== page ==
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The Darker My Horizon - 'Acquiesce'

posted 25 Jan 2016, 10:30 by Paul Woodward

(Independent)

Review by Woody

I’m a little bit late to the party with the review of The Darker My Horizon’s debut album Acquiesce but with the band still pushing their debut hard prior to the impending release of its follow up what better time to get it done! This is actually the new band of Sacred Heart’s Paul Stead (Vocals/Guitar) and Mark Stephenson (Guitar) so many people will already be familiar with TDMH’s primary song writers. Sacred Heart disbanded in 2011, but why return with a different moniker, I think this has a lot to do with stopping preconceptions and expectations on how the band sound. That said I personally find TMDH to be very close stylistically to Sacred Heart and although I remember Stead saying he wished to go in a darker and tad heavier direction I don’t think the band have strayed too far from the core elements of what made Sacred Heart such a great band. Of course a new name and clean slate allows the band to experiment with their sound and not feel restricted in their song writing and that is apparent throughout the album.

For me Acquiesce is probably the most accomplished album Stead & Stephenson have performed on and written in many ways, slicker production and improved song writing. Full of catchy songs and energizing rhythms. It’s like Sacred Heart coming of age so for me anyone who was a fan of them they will love TDMH. It is a new chapter for the guys and the quality of this album does prove as a positive statement of intent as the band forge ahead under a new moniker.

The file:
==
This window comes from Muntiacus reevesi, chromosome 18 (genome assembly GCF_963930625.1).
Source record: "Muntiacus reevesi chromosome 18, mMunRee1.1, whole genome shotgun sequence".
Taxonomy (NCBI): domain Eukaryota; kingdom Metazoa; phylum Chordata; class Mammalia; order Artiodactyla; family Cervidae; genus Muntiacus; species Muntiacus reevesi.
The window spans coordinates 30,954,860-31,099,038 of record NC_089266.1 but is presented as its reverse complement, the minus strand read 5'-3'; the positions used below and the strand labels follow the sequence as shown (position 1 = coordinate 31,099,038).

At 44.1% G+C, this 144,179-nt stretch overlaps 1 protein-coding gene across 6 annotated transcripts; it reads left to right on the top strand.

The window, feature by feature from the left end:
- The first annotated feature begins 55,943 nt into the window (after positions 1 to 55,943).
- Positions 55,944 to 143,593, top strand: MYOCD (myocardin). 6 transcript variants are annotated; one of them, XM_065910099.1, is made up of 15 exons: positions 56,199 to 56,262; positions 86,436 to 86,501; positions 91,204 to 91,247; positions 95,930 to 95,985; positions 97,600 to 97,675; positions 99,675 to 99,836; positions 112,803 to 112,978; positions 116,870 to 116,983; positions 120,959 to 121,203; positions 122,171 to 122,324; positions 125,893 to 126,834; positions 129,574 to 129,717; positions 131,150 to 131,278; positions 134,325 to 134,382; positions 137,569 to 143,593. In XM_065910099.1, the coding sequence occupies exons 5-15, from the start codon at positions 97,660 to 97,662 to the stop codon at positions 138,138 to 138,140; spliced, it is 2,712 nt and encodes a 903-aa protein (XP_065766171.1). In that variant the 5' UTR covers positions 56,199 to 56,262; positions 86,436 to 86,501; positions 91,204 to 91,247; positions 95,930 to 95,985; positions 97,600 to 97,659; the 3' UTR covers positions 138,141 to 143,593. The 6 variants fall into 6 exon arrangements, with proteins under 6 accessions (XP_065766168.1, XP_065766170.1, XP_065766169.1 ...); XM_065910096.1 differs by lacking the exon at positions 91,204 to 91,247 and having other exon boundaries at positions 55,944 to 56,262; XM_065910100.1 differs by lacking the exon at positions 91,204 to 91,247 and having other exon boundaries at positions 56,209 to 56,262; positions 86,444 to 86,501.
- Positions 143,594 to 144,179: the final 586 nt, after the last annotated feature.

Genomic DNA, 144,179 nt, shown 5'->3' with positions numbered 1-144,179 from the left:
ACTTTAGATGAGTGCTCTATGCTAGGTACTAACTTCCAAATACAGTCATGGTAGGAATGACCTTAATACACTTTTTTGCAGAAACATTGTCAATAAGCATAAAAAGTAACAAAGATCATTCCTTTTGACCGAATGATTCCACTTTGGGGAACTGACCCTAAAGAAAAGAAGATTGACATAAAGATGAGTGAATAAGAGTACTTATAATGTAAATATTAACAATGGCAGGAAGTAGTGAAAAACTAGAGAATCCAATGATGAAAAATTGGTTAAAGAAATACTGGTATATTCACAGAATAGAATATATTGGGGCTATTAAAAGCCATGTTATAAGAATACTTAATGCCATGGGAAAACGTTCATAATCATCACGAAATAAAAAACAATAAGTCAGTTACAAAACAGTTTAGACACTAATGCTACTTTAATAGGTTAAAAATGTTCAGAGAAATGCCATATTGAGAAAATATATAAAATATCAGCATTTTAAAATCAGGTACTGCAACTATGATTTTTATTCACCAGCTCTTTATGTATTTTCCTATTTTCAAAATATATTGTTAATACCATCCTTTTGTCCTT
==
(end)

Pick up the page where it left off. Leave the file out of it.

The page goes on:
Stephenson’s guitar sound throughout the album has an Americanised modern rock feel ala Nickelback and Shinedown and this gives TDMH a heavier crunching guitar sound but I would still class them as melodic rock as they have far stronger melodic sensibilities than bands within that genre have, not just in Stead’s smooth vocals but also in the structures and harmonies of many of the tracks. They are like a blend of both melodic rock and modern rock but not sitting in either genre easily, perhaps heavy edged melodic rock is a more accurate description.

Whenever an album exceeds Twelve tracks I tend to find I think if they shorten the album it will have a more immediate impact making the album stronger minus the fluff. But at Fifteen tracks long Acquiesce doesn’t give me that same feeling, in fact I’d be hard pushed to decide which tracks should be cut such is the strength overall of the album. You’re definitely getting value for money here.

There is a good mix of songs and the blend of heavy edged rockers, commercial tracks and ballads is done just right to give the album lots of variation. This is also gives plenty of opportunity to showcase the various talents within the band.

There is a couple of re-recorded Sacred Heart tunes from their 2007 Shake album much heavier and slicker versions with better production which shows you just how far the band have come since then as musicians. There’s plenty to enjoy from the beautiful emotive ballads ‘In The Dark’ and ‘I Can’t Save You’ to the bombastic rock of ‘Closure’ and ‘There’s Gotta Be’ and the commercial hit in waiting ‘Can’t Stop The Rain’.

Track Listing: Closure / Can’t Stop The Rain / OK / Summer Time / Paradise / There’s Gotta Be / I Can’t Save You / Such Is Life / Perfect / Gasoline and Opium / The Road / Afraid / In The Dark / Beware The Wolf / Rest In Peace

Album Rating: 9/10

Woody’s Essential Track: Can’t Stop The Rain

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